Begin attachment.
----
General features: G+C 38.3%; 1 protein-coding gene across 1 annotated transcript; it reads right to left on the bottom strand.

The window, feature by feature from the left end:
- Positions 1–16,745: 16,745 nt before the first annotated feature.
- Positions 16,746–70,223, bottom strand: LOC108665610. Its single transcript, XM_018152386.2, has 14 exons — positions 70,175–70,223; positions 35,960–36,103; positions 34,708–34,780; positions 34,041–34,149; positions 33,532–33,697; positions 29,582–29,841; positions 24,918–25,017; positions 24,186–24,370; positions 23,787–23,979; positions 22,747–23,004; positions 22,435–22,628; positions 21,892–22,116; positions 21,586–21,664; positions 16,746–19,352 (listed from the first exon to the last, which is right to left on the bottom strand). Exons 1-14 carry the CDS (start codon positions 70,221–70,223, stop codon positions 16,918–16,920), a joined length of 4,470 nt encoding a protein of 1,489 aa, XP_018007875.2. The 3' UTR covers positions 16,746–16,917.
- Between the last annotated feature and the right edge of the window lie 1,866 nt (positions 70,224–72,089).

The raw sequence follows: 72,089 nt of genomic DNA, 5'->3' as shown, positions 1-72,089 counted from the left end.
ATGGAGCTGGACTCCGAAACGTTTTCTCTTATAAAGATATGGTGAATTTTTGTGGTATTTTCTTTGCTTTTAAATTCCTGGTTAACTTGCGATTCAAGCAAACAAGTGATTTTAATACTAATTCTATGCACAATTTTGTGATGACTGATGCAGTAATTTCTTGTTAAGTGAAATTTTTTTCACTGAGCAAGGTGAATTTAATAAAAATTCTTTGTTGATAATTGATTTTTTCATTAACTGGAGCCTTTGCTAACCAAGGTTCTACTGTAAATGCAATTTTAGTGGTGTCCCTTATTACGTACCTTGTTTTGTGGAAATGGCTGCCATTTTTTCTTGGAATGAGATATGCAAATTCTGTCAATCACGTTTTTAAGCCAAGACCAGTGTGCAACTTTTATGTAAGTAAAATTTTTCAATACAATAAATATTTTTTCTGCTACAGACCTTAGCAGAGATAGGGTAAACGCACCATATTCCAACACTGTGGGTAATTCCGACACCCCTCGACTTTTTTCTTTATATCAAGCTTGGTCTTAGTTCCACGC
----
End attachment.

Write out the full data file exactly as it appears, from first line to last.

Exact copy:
General features: G+C 38.3%; 1 protein-coding gene across 1 annotated transcript; it reads right to left on the bottom strand.

The window, feature by feature from the left end:
- Positions 1–16,745: 16,745 nt before the first annotated feature.
- Positions 16,746–70,223, bottom strand: LOC108665610. Its single transcript, XM_018152386.2, has 14 exons — positions 70,175–70,223; positions 35,960–36,103; positions 34,708–34,780; positions 34,041–34,149; positions 33,532–33,697; positions 29,582–29,841; positions 24,918–25,017; positions 24,186–24,370; positions 23,787–23,979; positions 22,747–23,004; positions 22,435–22,628; positions 21,892–22,116; positions 21,586–21,664; positions 16,746–19,352 (listed from the first exon to the last, which is right to left on the bottom strand). Exons 1-14 carry the CDS (start codon positions 70,221–70,223, stop codon positions 16,918–16,920), a joined length of 4,470 nt encoding a protein of 1,489 aa, XP_018007875.2. The 3' UTR covers positions 16,746–16,917.
- Between the last annotated feature and the right edge of the window lie 1,866 nt (positions 70,224–72,089).

The raw sequence follows: 72,089 nt of genomic DNA, 5'->3' as shown, positions 1-72,089 counted from the left end.
ATGGAGCTGGACTCCGAAACGTTTTCTCTTATAAAGATATGGTGAATTTTTGTGGTATTTTCTTTGCTTTTAAATTCCTGGTTAACTTGCGATTCAAGCAAACAAGTGATTTTAATACTAATTCTATGCACAATTTTGTGATGACTGATGCAGTAATTTCTTGTTAAGTGAAATTTTTTTCACTGAGCAAGGTGAATTTAATAAAAATTCTTTGTTGATAATTGATTTTTTCATTAACTGGAGCCTTTGCTAACCAAGGTTCTACTGTAAATGCAATTTTAGTGGTGTCCCTTATTACGTACCTTGTTTTGTGGAAATGGCTGCCATTTTTTCTTGGAATGAGATATGCAAATTCTGTCAATCACGTTTTTAAGCCAAGACCAGTGTGCAACTTTTATGTAAGTAAAATTTTTCAATACAATAAATATTTTTTCTGCTACAGACCTTAGCAGAGATAGGGTAAACGCACCATATTCCAACACTGTGGGTAATTCCGACACCCCTCGACTTTTTTCTTTATATCAAGCTTGGTCTTAGTTCCACGC